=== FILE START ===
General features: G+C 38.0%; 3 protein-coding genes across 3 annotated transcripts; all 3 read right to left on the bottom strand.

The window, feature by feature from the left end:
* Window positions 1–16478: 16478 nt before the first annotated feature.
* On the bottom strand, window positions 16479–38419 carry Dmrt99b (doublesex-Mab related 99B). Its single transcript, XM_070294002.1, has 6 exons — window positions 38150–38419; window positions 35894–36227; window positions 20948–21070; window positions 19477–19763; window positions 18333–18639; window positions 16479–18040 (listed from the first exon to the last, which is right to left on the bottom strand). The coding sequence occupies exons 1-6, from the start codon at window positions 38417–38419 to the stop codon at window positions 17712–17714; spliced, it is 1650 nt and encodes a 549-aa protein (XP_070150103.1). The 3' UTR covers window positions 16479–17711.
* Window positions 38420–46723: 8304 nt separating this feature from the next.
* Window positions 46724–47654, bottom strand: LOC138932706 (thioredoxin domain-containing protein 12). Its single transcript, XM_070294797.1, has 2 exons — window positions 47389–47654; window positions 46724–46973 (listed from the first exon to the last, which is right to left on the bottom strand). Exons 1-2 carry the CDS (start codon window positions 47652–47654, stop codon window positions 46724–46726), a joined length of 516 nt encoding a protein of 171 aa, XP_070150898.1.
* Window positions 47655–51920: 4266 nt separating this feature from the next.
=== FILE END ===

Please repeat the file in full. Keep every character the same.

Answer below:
General features: G+C 38.0%; 3 protein-coding genes across 3 annotated transcripts; all 3 read right to left on the bottom strand.

The window, feature by feature from the left end:
* Window positions 1–16478: 16478 nt before the first annotated feature.
* On the bottom strand, window positions 16479–38419 carry Dmrt99b (doublesex-Mab related 99B). Its single transcript, XM_070294002.1, has 6 exons — window positions 38150–38419; window positions 35894–36227; window positions 20948–21070; window positions 19477–19763; window positions 18333–18639; window positions 16479–18040 (listed from the first exon to the last, which is right to left on the bottom strand). The coding sequence occupies exons 1-6, from the start codon at window positions 38417–38419 to the stop codon at window positions 17712–17714; spliced, it is 1650 nt and encodes a 549-aa protein (XP_070150103.1). The 3' UTR covers window positions 16479–17711.
* Window positions 38420–46723: 8304 nt separating this feature from the next.
* Window positions 46724–47654, bottom strand: LOC138932706 (thioredoxin domain-containing protein 12). Its single transcript, XM_070294797.1, has 2 exons — window positions 47389–47654; window positions 46724–46973 (listed from the first exon to the last, which is right to left on the bottom strand). Exons 1-2 carry the CDS (start codon window positions 47652–47654, stop codon window positions 46724–46726), a joined length of 516 nt encoding a protein of 171 aa, XP_070150898.1.
* Window positions 47655–51920: 4266 nt separating this feature from the next.